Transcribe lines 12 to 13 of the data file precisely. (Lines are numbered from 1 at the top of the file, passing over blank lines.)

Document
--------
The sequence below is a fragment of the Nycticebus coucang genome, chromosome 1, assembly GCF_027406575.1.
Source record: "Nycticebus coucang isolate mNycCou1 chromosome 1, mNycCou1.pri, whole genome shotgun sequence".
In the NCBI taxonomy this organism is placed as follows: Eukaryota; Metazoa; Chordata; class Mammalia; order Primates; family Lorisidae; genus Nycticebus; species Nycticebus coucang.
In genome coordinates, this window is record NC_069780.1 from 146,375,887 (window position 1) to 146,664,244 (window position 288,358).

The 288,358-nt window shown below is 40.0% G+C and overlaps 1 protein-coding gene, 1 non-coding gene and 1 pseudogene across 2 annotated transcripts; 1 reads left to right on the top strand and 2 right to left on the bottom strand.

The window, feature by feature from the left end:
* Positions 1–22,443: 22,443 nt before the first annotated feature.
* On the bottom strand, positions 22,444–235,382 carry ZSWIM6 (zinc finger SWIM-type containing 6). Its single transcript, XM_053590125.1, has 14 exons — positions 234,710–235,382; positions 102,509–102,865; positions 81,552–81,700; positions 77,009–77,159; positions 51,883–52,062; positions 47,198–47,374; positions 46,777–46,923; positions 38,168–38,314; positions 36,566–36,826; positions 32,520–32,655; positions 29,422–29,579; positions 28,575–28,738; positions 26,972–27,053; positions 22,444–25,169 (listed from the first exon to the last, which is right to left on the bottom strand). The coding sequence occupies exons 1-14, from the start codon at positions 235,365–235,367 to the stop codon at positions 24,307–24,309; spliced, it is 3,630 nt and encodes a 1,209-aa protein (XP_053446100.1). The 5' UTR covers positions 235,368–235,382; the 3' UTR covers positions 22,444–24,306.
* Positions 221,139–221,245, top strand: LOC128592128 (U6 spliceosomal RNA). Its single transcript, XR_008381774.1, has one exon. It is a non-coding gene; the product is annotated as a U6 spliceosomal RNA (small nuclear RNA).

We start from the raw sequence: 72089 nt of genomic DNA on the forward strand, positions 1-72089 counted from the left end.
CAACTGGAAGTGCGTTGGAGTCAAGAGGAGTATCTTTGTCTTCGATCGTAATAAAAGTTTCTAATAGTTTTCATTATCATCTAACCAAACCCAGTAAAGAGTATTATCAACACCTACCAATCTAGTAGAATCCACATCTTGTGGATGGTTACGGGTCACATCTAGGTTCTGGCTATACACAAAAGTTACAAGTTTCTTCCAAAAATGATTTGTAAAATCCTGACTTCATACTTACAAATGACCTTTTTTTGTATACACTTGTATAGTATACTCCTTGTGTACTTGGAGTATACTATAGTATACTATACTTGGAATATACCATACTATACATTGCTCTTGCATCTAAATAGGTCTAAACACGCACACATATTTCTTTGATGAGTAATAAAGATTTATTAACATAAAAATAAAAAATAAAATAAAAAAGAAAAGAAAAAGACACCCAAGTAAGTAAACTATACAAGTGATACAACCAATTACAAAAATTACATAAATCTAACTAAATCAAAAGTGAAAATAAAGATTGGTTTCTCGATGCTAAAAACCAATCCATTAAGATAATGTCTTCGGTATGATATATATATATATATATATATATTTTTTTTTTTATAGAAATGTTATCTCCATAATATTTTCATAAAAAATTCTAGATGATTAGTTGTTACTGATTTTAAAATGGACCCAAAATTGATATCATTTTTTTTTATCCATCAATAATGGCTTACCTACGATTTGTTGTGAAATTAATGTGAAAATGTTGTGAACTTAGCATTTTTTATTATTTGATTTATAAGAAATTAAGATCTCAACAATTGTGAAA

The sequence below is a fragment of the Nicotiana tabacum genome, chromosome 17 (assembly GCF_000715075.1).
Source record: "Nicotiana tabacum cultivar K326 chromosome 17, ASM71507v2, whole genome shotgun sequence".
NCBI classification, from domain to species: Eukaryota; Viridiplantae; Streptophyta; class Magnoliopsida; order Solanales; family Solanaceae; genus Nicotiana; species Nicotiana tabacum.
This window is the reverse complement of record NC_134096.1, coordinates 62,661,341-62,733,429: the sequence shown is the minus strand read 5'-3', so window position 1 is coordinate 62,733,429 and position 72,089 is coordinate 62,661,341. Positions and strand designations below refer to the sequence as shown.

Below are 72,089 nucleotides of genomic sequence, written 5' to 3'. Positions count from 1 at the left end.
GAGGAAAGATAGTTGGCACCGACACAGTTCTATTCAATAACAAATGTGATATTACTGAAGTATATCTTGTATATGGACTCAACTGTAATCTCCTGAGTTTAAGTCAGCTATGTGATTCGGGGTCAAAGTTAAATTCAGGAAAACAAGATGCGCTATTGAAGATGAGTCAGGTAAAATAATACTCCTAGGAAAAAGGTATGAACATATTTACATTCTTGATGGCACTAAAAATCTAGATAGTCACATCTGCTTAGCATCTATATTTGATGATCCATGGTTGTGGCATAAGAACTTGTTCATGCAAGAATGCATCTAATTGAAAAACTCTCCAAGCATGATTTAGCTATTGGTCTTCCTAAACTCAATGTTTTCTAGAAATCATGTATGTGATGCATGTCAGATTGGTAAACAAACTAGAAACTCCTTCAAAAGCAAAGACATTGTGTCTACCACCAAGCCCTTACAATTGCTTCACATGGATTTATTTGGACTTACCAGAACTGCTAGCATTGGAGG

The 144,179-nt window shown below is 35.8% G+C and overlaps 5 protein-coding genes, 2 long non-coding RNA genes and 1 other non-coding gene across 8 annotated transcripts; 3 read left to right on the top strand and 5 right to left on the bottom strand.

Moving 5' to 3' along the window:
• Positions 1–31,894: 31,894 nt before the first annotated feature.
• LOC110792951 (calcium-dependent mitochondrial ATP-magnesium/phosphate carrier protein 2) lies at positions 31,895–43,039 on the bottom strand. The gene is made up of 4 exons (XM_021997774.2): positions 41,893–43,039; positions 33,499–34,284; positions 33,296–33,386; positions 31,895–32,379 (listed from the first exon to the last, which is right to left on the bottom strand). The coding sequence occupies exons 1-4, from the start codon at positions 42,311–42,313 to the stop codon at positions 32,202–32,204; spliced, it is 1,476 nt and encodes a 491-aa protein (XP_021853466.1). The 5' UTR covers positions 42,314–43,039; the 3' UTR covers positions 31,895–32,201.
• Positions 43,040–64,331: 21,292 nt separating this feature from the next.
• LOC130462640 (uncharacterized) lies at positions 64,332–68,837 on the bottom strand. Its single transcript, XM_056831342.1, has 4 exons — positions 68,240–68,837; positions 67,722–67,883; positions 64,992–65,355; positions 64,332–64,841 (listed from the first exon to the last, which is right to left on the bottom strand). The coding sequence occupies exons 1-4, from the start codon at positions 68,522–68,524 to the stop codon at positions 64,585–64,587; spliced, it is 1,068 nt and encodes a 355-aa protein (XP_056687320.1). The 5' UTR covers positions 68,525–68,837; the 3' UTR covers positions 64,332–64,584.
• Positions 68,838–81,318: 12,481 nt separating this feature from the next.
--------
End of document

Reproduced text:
The sequence below is a fragment of the Nicotiana tabacum genome, chromosome 17 (assembly GCF_000715075.1).
Source record: "Nicotiana tabacum cultivar K326 chromosome 17, ASM71507v2, whole genome shotgun sequence".